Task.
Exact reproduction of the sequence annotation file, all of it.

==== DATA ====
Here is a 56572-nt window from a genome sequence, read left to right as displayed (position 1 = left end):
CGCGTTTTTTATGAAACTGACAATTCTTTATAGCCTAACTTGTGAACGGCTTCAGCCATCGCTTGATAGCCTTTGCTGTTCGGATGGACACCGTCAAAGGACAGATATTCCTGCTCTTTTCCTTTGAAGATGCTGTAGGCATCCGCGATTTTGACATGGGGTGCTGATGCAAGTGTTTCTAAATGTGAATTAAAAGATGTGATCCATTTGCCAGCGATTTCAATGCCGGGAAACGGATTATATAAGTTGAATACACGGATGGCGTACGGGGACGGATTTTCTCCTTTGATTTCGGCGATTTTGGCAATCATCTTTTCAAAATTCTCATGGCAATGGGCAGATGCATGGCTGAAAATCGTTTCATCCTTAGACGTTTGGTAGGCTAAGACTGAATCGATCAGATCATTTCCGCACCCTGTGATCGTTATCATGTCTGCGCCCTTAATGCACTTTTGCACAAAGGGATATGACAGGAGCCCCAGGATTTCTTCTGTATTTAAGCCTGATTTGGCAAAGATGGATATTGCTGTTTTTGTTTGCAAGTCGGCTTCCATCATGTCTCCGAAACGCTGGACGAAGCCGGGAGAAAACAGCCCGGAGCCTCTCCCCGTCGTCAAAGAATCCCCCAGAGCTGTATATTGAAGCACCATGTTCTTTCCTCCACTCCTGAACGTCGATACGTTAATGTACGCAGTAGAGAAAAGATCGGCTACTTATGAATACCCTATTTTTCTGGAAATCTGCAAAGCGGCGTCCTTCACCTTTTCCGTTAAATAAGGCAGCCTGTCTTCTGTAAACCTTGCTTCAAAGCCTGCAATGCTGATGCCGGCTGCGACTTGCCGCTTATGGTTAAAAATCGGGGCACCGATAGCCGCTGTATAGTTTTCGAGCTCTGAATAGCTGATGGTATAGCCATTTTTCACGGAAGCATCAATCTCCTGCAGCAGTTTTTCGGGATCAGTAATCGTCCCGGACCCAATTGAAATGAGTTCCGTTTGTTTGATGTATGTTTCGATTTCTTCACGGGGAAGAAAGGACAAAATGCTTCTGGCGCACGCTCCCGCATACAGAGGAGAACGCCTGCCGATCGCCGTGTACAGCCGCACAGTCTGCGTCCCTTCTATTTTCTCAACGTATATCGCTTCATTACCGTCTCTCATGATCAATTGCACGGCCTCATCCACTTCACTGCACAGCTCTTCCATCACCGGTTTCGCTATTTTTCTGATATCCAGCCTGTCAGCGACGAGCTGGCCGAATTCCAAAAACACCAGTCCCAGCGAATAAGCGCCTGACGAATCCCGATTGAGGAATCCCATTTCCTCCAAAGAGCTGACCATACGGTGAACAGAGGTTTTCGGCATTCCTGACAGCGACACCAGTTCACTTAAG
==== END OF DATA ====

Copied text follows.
Here is a 56572-nt window from a genome sequence, read left to right as displayed (position 1 = left end):
CGCGTTTTTTATGAAACTGACAATTCTTTATAGCCTAACTTGTGAACGGCTTCAGCCATCGCTTGATAGCCTTTGCTGTTCGGATGGACACCGTCAAAGGACAGATATTCCTGCTCTTTTCCTTTGAAGATGCTGTAGGCATCCGCGATTTTGACATGGGGTGCTGATGCAAGTGTTTCTAAATGTGAATTAAAAGATGTGATCCATTTGCCAGCGATTTCAATGCCGGGAAACGGATTATATAAGTTGAATACACGGATGGCGTACGGGGACGGATTTTCTCCTTTGATTTCGGCGATTTTGGCAATCATCTTTTCAAAATTCTCATGGCAATGGGCAGATGCATGGCTGAAAATCGTTTCATCCTTAGACGTTTGGTAGGCTAAGACTGAATCGATCAGATCATTTCCGCACCCTGTGATCGTTATCATGTCTGCGCCCTTAATGCACTTTTGCACAAAGGGATATGACAGGAGCCCCAGGATTTCTTCTGTATTTAAGCCTGATTTGGCAAAGATGGATATTGCTGTTTTTGTTTGCAAGTCGGCTTCCATCATGTCTCCGAAACGCTGGACGAAGCCGGGAGAAAACAGCCCGGAGCCTCTCCCCGTCGTCAAAGAATCCCCCAGAGCTGTATATTGAAGCACCATGTTCTTTCCTCCACTCCTGAACGTCGATACGTTAATGTACGCAGTAGAGAAAAGATCGGCTACTTATGAATACCCTATTTTTCTGGAAATCTGCAAAGCGGCGTCCTTCACCTTTTCCGTTAAATAAGGCAGCCTGTCTTCTGTAAACCTTGCTTCAAAGCCTGCAATGCTGATGCCGGCTGCGACTTGCCGCTTATGGTTAAAAATCGGGGCACCGATAGCCGCTGTATAGTTTTCGAGCTCTGAATAGCTGATGGTATAGCCATTTTTCACGGAAGCATCAATCTCCTGCAGCAGTTTTTCGGGATCAGTAATCGTCCCGGACCCAATTGAAATGAGTTCCGTTTGTTTGATGTATGTTTCGATTTCTTCACGGGGAAGAAAGGACAAAATGCTTCTGGCGCACGCTCCCGCATACAGAGGAGAACGCCTGCCGATCGCCGTGTACAGCCGCACAGTCTGCGTCCCTTCTATTTTCTCAACGTATATCGCTTCATTACCGTCTCTCATGATCAATTGCACGGCCTCATCCACTTCACTGCACAGCTCTTCCATCACCGGTTTCGCTATTTTTCTGATATCCAGCCTGTCAGCGACGAGCTGGCCGAATTCCAAAAACACCAGTCCCAGCGAATAAGCGCCTGACGAATCCCGATTGAGGAATCCCATTTCCTCCAAAGAGCTGACCATACGGTGAACAGAGGTTTTCGGCATTCCTGACAGCGACACCAGTTCACTTAAG